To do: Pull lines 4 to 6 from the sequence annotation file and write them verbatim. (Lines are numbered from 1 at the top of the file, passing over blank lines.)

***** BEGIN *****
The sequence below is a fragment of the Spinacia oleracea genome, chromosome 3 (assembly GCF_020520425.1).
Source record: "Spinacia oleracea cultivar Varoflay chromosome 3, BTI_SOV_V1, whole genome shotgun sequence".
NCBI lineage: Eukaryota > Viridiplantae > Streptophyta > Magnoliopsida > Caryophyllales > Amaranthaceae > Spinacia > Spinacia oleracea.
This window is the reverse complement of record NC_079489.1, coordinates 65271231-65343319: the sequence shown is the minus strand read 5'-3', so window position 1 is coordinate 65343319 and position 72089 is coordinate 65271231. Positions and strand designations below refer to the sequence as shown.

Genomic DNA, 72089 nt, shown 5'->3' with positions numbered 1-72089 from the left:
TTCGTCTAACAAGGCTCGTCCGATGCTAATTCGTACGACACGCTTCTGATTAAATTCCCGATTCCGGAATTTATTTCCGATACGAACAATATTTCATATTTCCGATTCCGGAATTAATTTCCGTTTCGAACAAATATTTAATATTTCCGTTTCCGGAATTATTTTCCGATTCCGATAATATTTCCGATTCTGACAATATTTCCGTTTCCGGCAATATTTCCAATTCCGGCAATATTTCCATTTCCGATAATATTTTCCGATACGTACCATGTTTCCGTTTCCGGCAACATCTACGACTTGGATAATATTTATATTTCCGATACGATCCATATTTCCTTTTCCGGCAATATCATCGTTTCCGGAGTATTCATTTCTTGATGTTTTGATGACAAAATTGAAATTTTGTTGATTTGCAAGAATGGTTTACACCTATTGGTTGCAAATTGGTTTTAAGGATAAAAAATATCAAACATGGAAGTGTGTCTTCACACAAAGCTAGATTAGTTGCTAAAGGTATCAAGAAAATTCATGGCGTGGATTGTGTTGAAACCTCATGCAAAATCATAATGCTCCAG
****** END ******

This window is the reverse complement of record NC_079489.1, coordinates 65271231-65343319: the sequence shown is the minus strand read 5'-3', so window position 1 is coordinate 65343319 and position 72089 is coordinate 65271231. Positions and strand designations below refer to the sequence as shown.

Genomic DNA, 72089 nt, shown 5'->3' with positions numbered 1-72089 from the left:
TTCGTCTAACAAGGCTCGTCCGATGCTAATTCGTACGACACGCTTCTGATTAAATTCCCGATTCCGGAATTTATTTCCGATACGAACAATATTTCATATTTCCGATTCCGGAATTAATTTCCGTTTCGAACAAATATTTAATATTTCCGTTTCCGGAATTATTTTCCGATTCCGATAATATTTCCGATTCTGACAATATTTCCGTTTCCGGCAATATTTCCAATTCCGGCAATATTTCCATTTCCGATAATATTTTCCGATACGTACCATGTTTCCGTTTCCGGCAACATCTACGACTTGGATAATATTTATATTTCCGATACGATCCATATTTCCTTTTCCGGCAATATCATCGTTTCCGGAGTATTCATTTCTTGATGTTTTGATGACAAAATTGAAATTTTGTTGATTTGCAAGAATGGTTTACACCTATTGGTTGCAAATTGGTTTTAAGGATAAAAAATATCAAACATGGAAGTGTGTCTTCACACAAAGCTAGATTAGTTGCTAAAGGTATCAAGAAAATTCATGGCGTGGATTGTGTTGAAACCTCATGCAAAATCATAATGCTCCAG